‘Reconciliation in action’ in next book up for Knowing our Place

Many Christian churches have apologized for their role in the oppression of Indigenous peoples. The Mennonite Church has gone one step further by publishing a book––a courageous search for what reconciliation might look like.

Buffalo Shout, Salmon Cry: Conversations on Creation, Land, Justice and Life Together, is edited by Steve Heinrichs, director of Indigenous Relations within the Mennonite Church. But there is very little that is “churchy” about this book––our fall choice for the Knowing Our Place Book Club. 

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The conversations in Buffalo Shout, Salmon Cry include an equal number of Indigenous and non-Indigenous writers engaging in storytelling that interrupts old ways of seeing and peels the layers of the colonial mindset in order to heal our broken relationship with Indigenous people, as well as our broken relationship with the land.

There is poetry by Lee Maracle and Di Brandt, essays by Leanne Simpson and Tomson Highway and a brilliant and amusing tale by Peter Cole, a member of the Douglas First Nation in Southwestern B.C., who takes us on a trip to the underworld with his friends Raven and Coyote, where they meet a two-spirited Jesus who encourages his red relatives to hold fast to the Original Instructions. 

Heinrichs lives up to his decision not to welcome just the “good Indians” into the discussion but “those voices that would push us to think differently and perhaps more critically about our worldviews.” 

For example, Tink Tinker, a member of the Osage Nation, professor, theologian, and author of American Indian Liberation: A Theology of Sovereignty, challenges the belief in one god in Why I Do Not Believe in a Creator

“Indian people are dualistic,” Tinker writes, “in the sense of paired reciprocity, and two represents the number of balance and wholeness…two paired halves necessary to make a whole while the number one is dysfunctional … extractive rather than reciprocal … a monolithic image of power.” 

Buffalo Shout, Salmon Cry is reconciliation in action, suggesting new ways to dream together, to restore wholeness to our society and our planet. A book full of truth, hope and promise. 

Knowing Our Place is a reconciliation initiative conceived by Pauline Le Bel and supported by the Bowen Library and Bowen Arts Council. We began two years ago with the Blanket Exercise, followed by Building Bridges Through Art, a first celebration of National Indigenous Peoples Day and other well-attended events. The purpose is to educate ourselves about our true history with Indigenous peoples, and to build mutually-enhancing relationships in the spirit of reconciliation.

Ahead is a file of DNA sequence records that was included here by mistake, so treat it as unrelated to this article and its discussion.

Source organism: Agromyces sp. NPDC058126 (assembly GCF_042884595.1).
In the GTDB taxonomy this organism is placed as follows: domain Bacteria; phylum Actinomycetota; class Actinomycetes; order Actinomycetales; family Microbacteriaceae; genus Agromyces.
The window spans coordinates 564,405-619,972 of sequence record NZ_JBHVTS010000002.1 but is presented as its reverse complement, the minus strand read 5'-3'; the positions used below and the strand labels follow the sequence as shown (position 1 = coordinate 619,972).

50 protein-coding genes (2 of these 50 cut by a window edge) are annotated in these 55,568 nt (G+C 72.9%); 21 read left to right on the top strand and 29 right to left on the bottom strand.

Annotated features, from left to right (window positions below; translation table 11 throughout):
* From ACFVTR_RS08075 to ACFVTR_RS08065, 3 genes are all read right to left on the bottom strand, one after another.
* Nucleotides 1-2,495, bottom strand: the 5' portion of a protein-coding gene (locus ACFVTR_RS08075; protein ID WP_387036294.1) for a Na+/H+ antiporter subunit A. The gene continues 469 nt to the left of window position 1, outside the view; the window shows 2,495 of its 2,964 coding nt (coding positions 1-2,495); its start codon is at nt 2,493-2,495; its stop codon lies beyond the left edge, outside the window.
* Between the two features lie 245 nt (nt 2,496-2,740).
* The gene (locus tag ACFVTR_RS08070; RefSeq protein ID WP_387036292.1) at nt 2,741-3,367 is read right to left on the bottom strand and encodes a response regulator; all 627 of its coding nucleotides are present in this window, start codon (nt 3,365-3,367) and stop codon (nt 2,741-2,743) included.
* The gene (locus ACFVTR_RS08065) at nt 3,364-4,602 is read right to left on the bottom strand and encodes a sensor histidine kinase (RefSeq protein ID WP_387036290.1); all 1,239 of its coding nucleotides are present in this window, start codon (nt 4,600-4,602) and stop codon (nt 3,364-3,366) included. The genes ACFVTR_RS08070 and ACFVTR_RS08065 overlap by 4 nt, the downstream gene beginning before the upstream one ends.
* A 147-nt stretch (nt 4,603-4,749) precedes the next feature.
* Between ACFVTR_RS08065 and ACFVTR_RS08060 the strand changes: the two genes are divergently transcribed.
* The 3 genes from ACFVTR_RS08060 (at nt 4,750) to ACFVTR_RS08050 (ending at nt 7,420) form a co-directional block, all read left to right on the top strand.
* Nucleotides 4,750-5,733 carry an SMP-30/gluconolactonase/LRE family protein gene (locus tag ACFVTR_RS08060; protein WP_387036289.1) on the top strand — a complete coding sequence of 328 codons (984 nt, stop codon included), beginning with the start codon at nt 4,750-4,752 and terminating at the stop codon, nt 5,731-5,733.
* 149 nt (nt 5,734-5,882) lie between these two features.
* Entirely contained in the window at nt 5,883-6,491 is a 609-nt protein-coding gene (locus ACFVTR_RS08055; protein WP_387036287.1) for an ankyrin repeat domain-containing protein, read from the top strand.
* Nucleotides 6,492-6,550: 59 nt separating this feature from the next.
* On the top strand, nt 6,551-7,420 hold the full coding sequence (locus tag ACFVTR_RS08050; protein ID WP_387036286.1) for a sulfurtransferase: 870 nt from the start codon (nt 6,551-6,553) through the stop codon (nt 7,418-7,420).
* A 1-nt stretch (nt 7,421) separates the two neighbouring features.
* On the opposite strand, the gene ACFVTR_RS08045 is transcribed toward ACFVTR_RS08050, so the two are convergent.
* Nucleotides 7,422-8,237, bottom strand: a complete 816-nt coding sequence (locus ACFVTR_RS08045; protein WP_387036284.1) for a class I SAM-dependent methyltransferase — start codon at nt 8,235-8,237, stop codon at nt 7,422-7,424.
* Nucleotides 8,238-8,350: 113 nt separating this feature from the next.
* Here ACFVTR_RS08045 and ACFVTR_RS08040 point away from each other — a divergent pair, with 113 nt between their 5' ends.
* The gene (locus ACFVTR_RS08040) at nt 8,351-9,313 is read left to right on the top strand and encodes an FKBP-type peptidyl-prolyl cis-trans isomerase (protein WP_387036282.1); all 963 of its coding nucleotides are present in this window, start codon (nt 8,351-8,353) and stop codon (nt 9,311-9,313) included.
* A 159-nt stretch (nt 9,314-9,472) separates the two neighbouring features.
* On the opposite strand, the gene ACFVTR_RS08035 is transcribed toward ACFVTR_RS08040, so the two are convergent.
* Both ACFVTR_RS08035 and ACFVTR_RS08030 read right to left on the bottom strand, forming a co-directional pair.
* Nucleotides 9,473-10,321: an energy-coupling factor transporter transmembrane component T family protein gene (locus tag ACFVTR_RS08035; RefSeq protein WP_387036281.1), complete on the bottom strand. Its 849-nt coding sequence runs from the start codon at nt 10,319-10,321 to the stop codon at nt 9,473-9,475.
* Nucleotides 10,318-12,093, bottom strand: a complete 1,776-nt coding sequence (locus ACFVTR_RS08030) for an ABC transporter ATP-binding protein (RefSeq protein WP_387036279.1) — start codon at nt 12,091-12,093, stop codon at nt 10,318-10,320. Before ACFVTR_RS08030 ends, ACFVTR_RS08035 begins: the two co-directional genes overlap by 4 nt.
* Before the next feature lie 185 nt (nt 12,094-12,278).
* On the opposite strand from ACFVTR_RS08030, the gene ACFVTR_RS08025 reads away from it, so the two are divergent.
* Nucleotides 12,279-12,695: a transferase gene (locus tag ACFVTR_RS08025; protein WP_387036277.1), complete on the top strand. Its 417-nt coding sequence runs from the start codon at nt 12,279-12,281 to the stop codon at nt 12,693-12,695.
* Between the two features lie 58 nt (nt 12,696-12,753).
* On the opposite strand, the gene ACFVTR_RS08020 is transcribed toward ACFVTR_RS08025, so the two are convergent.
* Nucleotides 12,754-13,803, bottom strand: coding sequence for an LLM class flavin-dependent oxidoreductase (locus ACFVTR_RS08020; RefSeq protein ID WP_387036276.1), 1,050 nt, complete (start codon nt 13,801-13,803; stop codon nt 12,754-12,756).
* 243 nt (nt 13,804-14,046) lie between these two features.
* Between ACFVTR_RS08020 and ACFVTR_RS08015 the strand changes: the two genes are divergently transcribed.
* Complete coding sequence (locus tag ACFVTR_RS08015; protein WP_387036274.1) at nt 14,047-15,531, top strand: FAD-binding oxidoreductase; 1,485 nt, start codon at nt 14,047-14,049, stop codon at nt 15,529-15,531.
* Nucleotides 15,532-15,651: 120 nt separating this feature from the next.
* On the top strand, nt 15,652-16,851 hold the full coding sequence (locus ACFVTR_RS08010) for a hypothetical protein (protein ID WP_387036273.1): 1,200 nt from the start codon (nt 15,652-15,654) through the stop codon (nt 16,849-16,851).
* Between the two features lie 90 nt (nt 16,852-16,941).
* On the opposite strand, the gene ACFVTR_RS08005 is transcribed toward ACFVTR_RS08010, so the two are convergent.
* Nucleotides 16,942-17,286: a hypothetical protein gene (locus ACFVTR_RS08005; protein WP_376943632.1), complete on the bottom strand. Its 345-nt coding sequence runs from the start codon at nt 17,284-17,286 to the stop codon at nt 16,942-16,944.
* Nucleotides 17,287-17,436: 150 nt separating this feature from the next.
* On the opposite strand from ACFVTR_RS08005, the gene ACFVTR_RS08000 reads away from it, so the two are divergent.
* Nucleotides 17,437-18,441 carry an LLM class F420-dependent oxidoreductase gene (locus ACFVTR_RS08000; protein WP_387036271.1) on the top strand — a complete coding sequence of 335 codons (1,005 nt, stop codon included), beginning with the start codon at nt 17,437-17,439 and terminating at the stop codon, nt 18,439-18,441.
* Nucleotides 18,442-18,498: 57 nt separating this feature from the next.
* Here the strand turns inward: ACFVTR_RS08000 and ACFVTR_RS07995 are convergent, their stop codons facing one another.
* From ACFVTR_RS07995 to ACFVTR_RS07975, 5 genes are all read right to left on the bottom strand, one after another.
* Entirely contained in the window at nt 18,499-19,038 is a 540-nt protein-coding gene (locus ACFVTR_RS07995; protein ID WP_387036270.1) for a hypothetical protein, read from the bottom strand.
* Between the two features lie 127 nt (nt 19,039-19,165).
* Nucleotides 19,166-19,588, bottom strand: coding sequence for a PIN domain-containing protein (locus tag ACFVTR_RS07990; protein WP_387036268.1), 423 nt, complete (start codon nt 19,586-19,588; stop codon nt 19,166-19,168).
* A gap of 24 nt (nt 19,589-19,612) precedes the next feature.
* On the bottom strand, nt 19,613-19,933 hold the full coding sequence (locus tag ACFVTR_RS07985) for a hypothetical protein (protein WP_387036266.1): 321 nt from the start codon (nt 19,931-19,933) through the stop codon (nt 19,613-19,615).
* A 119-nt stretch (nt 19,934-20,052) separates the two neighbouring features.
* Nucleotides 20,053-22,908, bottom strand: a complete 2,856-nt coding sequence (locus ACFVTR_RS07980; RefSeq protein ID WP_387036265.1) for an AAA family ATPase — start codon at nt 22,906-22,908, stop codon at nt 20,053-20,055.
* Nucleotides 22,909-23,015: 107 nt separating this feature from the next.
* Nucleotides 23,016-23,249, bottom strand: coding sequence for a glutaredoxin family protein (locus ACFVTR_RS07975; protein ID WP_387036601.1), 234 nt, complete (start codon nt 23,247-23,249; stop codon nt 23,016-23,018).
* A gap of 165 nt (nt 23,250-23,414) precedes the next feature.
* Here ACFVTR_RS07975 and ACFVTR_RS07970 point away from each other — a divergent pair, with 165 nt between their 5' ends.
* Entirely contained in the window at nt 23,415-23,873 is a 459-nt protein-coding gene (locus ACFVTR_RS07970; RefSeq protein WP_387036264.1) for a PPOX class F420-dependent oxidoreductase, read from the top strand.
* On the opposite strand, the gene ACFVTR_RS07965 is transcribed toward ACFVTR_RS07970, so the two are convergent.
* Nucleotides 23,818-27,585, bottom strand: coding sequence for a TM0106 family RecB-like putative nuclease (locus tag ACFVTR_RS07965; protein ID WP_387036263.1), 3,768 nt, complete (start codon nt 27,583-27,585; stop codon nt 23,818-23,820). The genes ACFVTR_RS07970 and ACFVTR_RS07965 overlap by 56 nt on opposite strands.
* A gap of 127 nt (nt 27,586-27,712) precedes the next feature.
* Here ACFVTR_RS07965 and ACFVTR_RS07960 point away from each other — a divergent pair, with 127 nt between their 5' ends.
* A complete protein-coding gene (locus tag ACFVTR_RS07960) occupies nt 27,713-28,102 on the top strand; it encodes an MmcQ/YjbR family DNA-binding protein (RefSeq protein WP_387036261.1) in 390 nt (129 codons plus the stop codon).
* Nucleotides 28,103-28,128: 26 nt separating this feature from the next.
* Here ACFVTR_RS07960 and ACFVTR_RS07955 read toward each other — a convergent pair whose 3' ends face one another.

Heinrichs writes: “Don’t feel guilty. You didn’t ask to be born into a colonial state that dispossesses Indigenous peoples for settler well-being. Feel responsible for bearing your piece of the burden.” 

Heinrichs knows there will be no quick fixes, no facile solutions to soothe the conscience. It took us seven generations to get here. It will take time to heal. All the more reason to get started now. 

I began the book club two years ago as a labour of love and have been inspired and supported by the thoughtful reflections of those who have attended. I will be leading the first session in September and Erica Olson, who has been with us since day one, has generously agreed to lead the other discussions. 

We will be spending four sessions on this landmark book: Introduction, Naming the Colonial Context (Sept. 21); Unsettling Theology (Oct. 19); Voices of Challenge and Protest (Nov. 2) and Where to From Here (Nov. 23). The book club runs between 11a.m. and 12:30 p.m. The Bowen Library has two copies and you can request an interlibrary loan. You may also purchase the book from Indigo Books or the publisher: Mennomedia.ca.

All are welcome to engage in these thoughtful conversations. Space is limited in the Library’s Flex Room. 

Please register for one or more sessions through the Bowen Library: bit.ly/bookclub2019-3.

There is an Athapascan creation story about a midwife, Asintmah, who weaves a fireweed and willow blanket to cover Earth’s Great Belly as she gives birth to everything. Asintmah sings her songs into the blanket to ease the labour pains as she pulls out plants, animals, and humans from under the blanket. Buffalo Shout Salmon Cry is one of many midwives needed today as Earth cries out for the birth of a new way of living on the land together. 

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